For Georgina Kleege, the best part of teaching at UC Berkeley is, quite simply, the students.
“I find that Berkeley students are very serious about learning,” Kleege said recently. “Coming to Berkeley made me a better teacher.”
And quite the teacher she has become -- Kleege was recently announced as one of five winners of the 2016 Distinguished Teaching Award, UC Berkeley’s most prestigious honor for teaching. Kleege is a Lecturer in the campus Department of English, and is particularly interested in creative nonfiction, disability autobiography, and blindness and visual art. She is also a member of the Haas Institute’s Disability Studies faculty research cluster, which aims to support theoretical and applied research, policy analysis, teaching and community partnership on disability issues at local, national and global levels.
For all her success as an educator, however, Kleege says she didn’t always want to be a teacher or professor. “Back when I was a student, there was no Americans with Disabilities Act (ADA) so this kind of career seemed unattainable,” said Kleege, who is legally blind.
Kleege, however, has clearly attained such a career — and excelled. According to the department nomination for the Distinguished Teaching Award, her teaching record reflects “a stunning combination of charismatic teaching and dedication to student learning.”
“What’s particularly striking is the praise she receives for making students feel like full participants in a communal learning enterprise,” the nominators wrote. “They don't only have the sense that they've learned, but also that they've produced learning.“
Kleege’s teaching philosophy reflects this: she often tells students that passivity is the enemy of learning. “Although I have knowledge and expertise to impart, I believe that critical thinking develops when one is obliged to test one’s ideas against others’ in an active and engaged way,” she said.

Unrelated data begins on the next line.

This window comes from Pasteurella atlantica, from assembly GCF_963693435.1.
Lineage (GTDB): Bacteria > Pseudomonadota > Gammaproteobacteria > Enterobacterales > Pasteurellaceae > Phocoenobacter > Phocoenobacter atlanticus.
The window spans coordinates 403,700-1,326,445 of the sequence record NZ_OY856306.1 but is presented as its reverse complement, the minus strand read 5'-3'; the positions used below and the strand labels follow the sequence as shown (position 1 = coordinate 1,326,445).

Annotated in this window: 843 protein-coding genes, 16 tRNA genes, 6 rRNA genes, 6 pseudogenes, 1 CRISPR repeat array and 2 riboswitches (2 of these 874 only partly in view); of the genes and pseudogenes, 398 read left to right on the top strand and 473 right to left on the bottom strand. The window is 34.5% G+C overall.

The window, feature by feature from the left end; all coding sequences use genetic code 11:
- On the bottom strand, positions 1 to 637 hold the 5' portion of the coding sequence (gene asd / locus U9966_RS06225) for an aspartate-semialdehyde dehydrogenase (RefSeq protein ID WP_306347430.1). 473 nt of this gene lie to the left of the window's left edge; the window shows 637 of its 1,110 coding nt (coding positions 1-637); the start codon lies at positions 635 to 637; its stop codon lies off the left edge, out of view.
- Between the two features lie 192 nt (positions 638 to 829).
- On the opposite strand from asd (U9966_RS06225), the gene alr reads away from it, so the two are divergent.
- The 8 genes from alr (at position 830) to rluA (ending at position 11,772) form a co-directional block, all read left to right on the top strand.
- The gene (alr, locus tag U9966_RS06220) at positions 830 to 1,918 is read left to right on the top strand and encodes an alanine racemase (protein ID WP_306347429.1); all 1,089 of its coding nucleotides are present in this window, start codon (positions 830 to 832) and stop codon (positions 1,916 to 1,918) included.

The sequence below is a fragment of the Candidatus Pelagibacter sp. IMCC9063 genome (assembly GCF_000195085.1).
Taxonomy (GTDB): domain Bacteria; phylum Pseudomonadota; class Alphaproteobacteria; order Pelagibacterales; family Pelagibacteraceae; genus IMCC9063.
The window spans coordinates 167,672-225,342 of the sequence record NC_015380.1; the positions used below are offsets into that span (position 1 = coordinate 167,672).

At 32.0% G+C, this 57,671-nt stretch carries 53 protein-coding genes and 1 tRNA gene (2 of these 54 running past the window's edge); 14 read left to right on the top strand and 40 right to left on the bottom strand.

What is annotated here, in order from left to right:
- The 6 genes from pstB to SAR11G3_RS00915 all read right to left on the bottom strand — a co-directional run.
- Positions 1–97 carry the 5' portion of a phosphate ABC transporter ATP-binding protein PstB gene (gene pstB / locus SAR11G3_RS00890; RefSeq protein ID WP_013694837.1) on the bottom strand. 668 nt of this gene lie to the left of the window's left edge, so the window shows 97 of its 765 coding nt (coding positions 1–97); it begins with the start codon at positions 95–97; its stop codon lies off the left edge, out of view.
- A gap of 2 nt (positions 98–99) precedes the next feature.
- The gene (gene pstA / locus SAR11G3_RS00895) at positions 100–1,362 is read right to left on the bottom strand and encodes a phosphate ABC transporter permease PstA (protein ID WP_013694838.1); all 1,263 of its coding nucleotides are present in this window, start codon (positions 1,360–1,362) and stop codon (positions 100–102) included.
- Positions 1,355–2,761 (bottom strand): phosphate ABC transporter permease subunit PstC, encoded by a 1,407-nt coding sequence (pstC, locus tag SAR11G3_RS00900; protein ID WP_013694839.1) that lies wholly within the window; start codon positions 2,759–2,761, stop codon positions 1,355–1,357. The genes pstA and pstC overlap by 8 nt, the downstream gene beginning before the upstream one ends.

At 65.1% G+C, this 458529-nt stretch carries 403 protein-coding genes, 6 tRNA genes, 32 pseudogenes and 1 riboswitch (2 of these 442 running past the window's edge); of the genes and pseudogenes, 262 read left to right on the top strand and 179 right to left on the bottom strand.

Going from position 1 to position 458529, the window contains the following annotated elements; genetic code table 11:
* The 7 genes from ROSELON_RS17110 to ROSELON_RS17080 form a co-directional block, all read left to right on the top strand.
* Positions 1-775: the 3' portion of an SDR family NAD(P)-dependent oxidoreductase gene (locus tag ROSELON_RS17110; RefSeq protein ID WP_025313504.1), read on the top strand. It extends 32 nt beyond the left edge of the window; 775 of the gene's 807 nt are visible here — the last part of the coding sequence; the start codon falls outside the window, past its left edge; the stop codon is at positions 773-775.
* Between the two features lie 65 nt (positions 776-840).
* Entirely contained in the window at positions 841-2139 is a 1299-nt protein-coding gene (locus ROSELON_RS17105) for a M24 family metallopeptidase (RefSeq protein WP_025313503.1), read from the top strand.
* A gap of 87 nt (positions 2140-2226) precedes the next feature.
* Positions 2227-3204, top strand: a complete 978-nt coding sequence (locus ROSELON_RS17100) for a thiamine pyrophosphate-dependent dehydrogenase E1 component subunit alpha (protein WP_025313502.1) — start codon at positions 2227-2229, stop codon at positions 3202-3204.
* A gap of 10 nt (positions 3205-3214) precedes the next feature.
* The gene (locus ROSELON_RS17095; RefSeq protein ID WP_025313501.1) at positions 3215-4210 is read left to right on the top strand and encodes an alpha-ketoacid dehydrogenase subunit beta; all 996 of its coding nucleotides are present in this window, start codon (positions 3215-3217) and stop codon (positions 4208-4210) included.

Kleege attempts to foster this sort of engaged learning through class and group discussions, online forums, and group projects. She recognizes that many students are not comfortable speaking in large groups, and tries to address that in her teaching methods.
“I attempt to summarize and synthesize these comments and to ask questions that lead to deeper levels of thinking. Sometimes I think that simply hearing someone else paraphrase or repeat one’s ideas can inspire engagement,” she said. “When students feel that I am engaged in their learning process it empowers them to come to class inspired to participate in a more active way.”
Kleege is currently working on a book, More than Meets the Eye, that will explore blindness and visual art. The book, which is slated for publication in 2017, will examine how blindness is represented in art, how it affects the lives of visual artists, and how museums can make visual art accessible to people who are blind and visually impaired.